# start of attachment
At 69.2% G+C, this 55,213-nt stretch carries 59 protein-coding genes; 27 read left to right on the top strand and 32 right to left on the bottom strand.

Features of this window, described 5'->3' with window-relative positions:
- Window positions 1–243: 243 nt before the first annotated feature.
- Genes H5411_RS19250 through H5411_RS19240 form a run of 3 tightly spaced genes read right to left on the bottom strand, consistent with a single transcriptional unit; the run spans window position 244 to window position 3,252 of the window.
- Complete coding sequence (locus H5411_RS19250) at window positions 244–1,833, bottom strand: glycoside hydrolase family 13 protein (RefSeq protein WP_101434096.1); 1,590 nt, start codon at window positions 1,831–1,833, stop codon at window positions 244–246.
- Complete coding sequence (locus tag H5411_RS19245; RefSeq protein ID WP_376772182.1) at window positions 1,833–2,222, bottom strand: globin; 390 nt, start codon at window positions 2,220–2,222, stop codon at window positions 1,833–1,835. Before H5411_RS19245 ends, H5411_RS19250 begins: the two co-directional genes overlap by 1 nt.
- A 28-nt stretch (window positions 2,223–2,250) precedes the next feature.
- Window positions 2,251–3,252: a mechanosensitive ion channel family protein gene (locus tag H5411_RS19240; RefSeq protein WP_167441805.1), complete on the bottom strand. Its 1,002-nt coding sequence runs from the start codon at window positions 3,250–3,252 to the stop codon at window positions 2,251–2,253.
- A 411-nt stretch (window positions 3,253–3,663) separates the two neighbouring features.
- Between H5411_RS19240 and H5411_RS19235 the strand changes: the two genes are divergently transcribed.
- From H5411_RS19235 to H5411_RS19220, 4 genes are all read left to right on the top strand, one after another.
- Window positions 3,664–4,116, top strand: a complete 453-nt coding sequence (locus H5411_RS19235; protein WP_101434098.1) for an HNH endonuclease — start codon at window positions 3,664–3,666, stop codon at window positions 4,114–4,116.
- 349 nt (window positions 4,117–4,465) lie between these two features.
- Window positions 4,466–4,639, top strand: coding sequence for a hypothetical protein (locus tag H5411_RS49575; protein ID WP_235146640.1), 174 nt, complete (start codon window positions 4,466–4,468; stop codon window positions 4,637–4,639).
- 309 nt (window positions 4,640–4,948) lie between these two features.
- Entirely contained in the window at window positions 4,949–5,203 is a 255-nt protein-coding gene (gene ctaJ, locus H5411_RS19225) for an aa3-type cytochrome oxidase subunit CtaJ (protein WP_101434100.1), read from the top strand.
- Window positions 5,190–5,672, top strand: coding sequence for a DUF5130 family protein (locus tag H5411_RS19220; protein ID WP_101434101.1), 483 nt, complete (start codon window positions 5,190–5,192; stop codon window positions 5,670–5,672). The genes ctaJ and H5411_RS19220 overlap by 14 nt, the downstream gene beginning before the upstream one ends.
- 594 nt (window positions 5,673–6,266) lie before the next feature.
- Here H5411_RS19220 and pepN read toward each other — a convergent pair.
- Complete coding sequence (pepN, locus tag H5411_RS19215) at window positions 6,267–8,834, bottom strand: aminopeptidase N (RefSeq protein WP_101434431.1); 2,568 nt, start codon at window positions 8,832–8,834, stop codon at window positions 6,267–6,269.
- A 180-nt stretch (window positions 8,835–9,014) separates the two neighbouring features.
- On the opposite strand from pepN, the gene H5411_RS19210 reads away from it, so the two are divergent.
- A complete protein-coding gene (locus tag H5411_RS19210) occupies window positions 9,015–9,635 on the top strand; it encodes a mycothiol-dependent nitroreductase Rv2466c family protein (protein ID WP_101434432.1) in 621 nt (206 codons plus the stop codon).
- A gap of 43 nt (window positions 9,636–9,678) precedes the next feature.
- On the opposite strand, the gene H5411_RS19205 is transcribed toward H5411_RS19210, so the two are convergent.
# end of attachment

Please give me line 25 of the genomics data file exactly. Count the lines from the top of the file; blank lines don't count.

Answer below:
- On the opposite strand, the gene H5411_RS19205 is transcribed toward H5411_RS19210, so the two are convergent.